Social Pension Scheme, Disability Allowance that are administered by the
Department of Social Welfare. In Addition to the Social Protection
Programmes, My Government strongly believes in empowering women economically as
entrepreneurs and business leaders. And we invest in women-led business
endeavours here in Kadavu through Income Generating Projects funded by the
National Women's Machinery.
Ladies and Gentlemen, as I have mentioned,
I am here today to show you how the Government has invested in Kadavu and what
this means for real people. The dollar amounts only tell the expenditure; they
don’t tell the human story. As an example, human beings need access to clean water.
In investing over $2m in the Kadavu Rural
Water Scheme, we have made sure that villages have an uninterrupted piped water
supply. Nabukelevu–i–ra, Muani and Tavuki villages are amongst those that bear
testament to this.
We have also invested in Ecological
Purification Systems to improve your access to clean water –– which is an
obvious way to improve your health and well-being. Our investment of $200,000
installed purification systems in six villages – Kavala, Lawaki, Namajiu,
Nakoronawa & Nakaugasele and Mataso to the benefit of 602 Fijians.
My Government has also seen the need to
make it easier for people to access Government services. So we invested $1.2m for
the construction of the Kavala Government Station. You may recall at the commissioning that I had
mentioned bringing essential services to you, so that the residents here could
avoid unnecessary travel and the expense and inconvenience it entails just to
get basic service from their Government. And we have delivered just that.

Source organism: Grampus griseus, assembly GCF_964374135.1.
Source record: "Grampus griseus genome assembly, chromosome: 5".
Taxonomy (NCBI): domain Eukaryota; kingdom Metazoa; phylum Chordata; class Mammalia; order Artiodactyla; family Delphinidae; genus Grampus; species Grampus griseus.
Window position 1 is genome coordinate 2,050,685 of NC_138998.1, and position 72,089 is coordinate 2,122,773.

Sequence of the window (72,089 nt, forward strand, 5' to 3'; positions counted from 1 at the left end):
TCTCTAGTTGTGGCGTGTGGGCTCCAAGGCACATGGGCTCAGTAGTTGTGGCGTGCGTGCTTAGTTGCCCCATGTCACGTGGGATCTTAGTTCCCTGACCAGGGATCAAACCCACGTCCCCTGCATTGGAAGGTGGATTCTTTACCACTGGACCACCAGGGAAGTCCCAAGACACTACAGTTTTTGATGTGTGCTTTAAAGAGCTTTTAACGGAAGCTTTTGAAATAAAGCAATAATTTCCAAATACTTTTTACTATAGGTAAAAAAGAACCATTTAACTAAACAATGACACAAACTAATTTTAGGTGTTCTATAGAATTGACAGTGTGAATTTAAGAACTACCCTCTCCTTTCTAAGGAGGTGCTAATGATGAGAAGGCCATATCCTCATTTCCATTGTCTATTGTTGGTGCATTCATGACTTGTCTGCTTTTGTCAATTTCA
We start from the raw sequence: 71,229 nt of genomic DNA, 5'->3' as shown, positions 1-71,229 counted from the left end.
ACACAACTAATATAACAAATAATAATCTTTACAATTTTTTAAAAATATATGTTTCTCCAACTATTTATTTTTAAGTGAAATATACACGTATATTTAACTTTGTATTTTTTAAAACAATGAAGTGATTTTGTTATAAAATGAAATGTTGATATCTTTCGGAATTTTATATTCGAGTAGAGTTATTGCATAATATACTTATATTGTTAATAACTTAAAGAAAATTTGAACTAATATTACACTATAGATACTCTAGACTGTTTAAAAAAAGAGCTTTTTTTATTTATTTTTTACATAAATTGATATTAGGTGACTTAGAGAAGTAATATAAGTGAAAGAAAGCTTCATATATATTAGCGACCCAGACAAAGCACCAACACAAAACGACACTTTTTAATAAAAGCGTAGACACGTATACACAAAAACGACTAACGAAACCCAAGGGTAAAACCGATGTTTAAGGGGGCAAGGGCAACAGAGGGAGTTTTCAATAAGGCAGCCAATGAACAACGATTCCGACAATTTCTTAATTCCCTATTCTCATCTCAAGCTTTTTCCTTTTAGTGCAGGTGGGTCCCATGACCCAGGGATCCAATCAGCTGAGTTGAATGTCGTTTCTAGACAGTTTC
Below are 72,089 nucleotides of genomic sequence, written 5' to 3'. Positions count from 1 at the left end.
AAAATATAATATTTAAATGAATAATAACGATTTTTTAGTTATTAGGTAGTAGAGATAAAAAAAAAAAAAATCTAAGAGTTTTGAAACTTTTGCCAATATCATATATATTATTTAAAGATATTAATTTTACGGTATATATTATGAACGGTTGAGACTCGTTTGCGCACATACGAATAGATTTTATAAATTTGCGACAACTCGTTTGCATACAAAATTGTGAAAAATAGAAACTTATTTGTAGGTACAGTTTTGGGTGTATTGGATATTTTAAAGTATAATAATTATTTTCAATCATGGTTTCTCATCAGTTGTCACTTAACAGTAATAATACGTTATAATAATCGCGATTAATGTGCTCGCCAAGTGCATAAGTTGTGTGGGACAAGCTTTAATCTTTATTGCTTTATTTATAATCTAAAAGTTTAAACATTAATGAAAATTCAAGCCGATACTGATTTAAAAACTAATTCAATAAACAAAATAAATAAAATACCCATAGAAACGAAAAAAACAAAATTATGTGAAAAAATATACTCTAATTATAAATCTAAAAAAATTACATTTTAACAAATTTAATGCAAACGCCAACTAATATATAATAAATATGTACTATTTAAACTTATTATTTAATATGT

Of course, all these expenditures do not
include the vast amounts we have spent after natural disasters for rebuilding
schools, health centres and other public infrastructure. When communities have
been battered by terrible storms, we have been there to support you, rebuilding
86 house frame after severe TC Winston, and another 576 immediately after
severe TC Harold in 2020.
I don’t need to review all those
investments because you can all attest to this. It is more important to speak
about the future – on “what is next” for Kadavu and for Fiji.
We have all become painfully aware that
the prices of certain foods and of fuel have increased. This situation affects
everyone, and it has two major causes.
One is a lag in supply chains, which are
still crippled in many ways due to the pandemic. The second is Russia’s
unjustified invasion of Ukraine. Russia and Ukraine together account for 30% of
the world’s wheat supply –– from which we make flour, cake, bread, babakau,
roti, and panikeke –– and that supply is now cut off by conflict or
sanctions. Fiji has condemned the war as a matter of principle and basic
morality. We see how devastating it has been for the Ukrainians, and as a small
country we can sympathise with a country that is being bullied by a powerful
neighbour. I know how hard this is for our families and for families
around the world. I would like to be able to tell you that there is something
we can do in Government to change this situation quickly, but I cannot. Fiji
did not invade Ukraine, so we can’t end the war. But I tell Putin directly over
a video conference call that his conflict is costing us all and that it must
end. In the meantime, here at home, we are willing to do whatever we can to
ease the burden.